Investing vs. Renting: “In Principal”

From The Condo Bible for Canadians, Everything you must know before and after buying a Condo, by Dan S. Barnabic. Copyright © 2013 by Dan S. Barnabic. Reprinted with permission of Neon Publishing Corp.

For many people, it is more advantageous to own rather than rent property. Over time, the value of property appreciates, and equity in the property increases as monthly mortgage payments gradually reduce the principal amount of the mortgage. Renters, in contrast, pay a set monthly amount to the owner for use of the space. Instead of building their own equity in the rented property, they are helping the apartment building owner build equity.

But on the other side of the coin, the renter remains worry free with regard to mortgage payments, maintenance costs, taxes, assessments, and fluctuating interest rates. The privilege of peacefully enjoying the rented premises at a set monthly rate may be more advantageous to some than tying themselves to often considerable and unpredictable financial obligations.

It all comes down to a matter of principal and affordability. While most people buy property to build equity or wealth, others choose to build their wealth by saving or investing in business opportunities other than real estate.

To those who think that, over time, real estate is a better asset than the stock market, consider this: $100,000 invested in Coca-Cola stock in 1990 was worth $1-million by the year 2000. Of course, it would have taken one hell of a fortuneteller to convince an investor to put that kind of money into the stock market and all on one stock, to begin with.

This is perhaps an extreme example, and I am by no means suggesting that investing in the stock market is always better than real estate. The fact of the matter is that any investment carries risk.

This chapter tells the story of Mr. Jones and Mr. Smith as a case study of renting vs. owning.

Mr. Jones owns a condominium unit. Mr. Smith rents a unit of the same size in the same complex. The following comparison is based on a five-year period and may apply equally to individuals with small or no equity and those with larger equity in their condominium units. In our example, both Mr. Jones and Mr. Smith start with $67,000 in their savings accounts and earn similar wages, which makes them financially equal.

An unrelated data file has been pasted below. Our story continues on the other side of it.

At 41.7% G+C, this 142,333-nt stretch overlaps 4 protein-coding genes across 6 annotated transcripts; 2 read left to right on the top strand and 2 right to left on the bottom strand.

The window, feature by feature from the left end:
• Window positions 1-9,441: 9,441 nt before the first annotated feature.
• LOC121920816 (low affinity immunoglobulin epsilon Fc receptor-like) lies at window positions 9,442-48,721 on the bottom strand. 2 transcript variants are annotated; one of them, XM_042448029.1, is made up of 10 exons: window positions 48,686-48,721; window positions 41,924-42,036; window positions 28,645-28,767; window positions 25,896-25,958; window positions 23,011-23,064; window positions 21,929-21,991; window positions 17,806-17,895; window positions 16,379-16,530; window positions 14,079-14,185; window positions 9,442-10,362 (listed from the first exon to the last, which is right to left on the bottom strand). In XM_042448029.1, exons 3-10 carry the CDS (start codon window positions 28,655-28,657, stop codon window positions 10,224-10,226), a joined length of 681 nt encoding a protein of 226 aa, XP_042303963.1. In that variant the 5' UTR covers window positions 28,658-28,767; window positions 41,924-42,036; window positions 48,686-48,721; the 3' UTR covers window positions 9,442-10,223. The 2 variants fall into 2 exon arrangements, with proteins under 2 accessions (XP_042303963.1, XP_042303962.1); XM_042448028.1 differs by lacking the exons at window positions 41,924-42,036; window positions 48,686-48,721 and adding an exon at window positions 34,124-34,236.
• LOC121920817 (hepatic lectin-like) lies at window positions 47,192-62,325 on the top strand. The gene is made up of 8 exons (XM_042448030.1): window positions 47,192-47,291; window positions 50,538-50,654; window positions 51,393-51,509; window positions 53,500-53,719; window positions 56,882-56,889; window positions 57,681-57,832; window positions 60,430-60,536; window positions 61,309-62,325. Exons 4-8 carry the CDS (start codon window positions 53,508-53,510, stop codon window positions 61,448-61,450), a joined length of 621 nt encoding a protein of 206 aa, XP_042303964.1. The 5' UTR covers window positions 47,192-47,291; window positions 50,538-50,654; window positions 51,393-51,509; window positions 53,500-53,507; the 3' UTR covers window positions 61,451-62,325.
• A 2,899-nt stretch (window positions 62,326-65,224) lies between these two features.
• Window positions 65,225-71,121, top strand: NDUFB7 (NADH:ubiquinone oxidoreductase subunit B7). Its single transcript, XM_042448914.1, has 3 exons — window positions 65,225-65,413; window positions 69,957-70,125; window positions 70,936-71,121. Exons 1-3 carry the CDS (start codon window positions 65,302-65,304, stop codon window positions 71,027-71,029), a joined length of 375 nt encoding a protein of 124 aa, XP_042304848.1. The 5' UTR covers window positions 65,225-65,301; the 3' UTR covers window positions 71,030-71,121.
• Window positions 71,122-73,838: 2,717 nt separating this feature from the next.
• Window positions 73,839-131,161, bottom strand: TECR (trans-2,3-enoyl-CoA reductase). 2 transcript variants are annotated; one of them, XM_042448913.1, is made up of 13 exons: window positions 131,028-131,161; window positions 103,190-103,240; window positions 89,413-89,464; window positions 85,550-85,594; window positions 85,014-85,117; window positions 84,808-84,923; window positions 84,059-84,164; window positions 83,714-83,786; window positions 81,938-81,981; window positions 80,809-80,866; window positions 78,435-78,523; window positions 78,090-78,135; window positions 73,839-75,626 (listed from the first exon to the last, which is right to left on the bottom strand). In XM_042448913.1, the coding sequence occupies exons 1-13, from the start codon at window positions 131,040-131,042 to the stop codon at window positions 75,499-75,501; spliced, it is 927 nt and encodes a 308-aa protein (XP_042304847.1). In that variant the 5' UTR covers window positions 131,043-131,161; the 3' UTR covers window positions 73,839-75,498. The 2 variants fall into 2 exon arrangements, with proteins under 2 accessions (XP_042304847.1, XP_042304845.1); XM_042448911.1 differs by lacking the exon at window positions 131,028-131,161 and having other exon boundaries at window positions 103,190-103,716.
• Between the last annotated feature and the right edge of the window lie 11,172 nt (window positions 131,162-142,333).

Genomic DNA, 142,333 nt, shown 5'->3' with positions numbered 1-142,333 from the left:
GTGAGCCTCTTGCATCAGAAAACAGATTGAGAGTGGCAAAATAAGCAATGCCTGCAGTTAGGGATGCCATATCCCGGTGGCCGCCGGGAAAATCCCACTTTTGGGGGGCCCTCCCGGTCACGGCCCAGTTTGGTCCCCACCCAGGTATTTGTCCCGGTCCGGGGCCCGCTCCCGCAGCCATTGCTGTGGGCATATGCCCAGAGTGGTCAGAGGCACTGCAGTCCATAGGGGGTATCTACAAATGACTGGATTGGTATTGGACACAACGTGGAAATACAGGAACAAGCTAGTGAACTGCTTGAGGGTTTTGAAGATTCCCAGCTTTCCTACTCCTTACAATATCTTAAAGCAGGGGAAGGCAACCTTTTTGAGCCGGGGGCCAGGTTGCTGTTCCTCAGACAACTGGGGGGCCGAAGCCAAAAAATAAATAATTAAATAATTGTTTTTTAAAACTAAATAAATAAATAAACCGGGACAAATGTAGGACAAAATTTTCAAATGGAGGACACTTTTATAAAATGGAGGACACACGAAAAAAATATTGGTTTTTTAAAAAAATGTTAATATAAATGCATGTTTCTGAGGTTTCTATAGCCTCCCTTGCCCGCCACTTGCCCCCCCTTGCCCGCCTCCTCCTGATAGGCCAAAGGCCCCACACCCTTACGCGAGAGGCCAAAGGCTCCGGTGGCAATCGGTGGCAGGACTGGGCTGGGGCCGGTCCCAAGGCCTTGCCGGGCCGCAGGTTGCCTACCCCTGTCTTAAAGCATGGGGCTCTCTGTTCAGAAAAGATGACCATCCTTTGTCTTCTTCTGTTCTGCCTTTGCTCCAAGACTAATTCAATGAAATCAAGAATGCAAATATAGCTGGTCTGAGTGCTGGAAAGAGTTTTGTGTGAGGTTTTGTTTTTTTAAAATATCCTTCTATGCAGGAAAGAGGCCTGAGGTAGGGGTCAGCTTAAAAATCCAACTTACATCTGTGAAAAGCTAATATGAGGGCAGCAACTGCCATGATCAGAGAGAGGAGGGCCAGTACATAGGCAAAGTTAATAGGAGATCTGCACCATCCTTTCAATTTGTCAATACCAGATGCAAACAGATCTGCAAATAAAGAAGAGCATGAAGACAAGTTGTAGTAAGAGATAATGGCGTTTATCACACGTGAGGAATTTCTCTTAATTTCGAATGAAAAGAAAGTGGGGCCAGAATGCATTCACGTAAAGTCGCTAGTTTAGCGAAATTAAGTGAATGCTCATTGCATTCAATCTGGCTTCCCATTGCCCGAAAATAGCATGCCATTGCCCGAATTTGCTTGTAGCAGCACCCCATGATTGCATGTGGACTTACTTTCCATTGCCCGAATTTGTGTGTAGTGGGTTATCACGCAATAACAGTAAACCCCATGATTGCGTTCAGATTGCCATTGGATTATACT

Mr. Jones decides to invest his savings in the purchase of a condominium unit.

Mr. Smith decides to invest his savings in municipal bonds and use the investment and the interest they earn to defray his rental obligation. The municipal bonds yield 5 per cent per year and mature in five years. For the sake of this case study, even though his monetary return is realized at the end of a five-year period, we will consider it to count as recouping his rent paid during that period.

Mr. Jones buys his condominium unit for $250,000 with a 25 per cent down payment equalling $62,500. In addition, he incurs the closing costs, such as legal fees, mortgage arranging fees, land transfer tax, and other disbursements, all totalling about $4,500. Therefore, his total out-of-pocket cash investment is $67,000, the actual amount of money he had in his savings account before the purchase.

He obtains a five-year term mortgage for the balance of the purchase price of $187,500, amortized over 25 years at a 5.5 per cent yearly interest rate with a monthly payment of $1,132, including principal and interest combined. In addition, Mr. Jones is responsible for a $350 monthly maintenance fee, plus realty taxes of $150 per month. His total monthly obligation comes to $1,632. After five years (60 months), his carrying cost amounts to $97,920. If we add to that his down payment and closing cost of $67,000, Mr. Jones’ overall financial exposure amounts to $164,920.

In comparison, by paying a fixed monthly rent of $1,400, Mr. Smith spends $84,000 during those same five years (60 months) on his rental accommodation cost. Having invested his available cash of $67,000 into municipal bonds, his overall financial exposure after five years amounts to $151,000.

The difference in financial exposure between them over five years comes to $13,920, in favour of Mr. Smith. This difference is important to remember, because, notwithstanding Mr. Jones’s equity position after five years, his overall financial exposure was higher. From this perspective, Mr. Smith comes out ahead of Mr. Jones.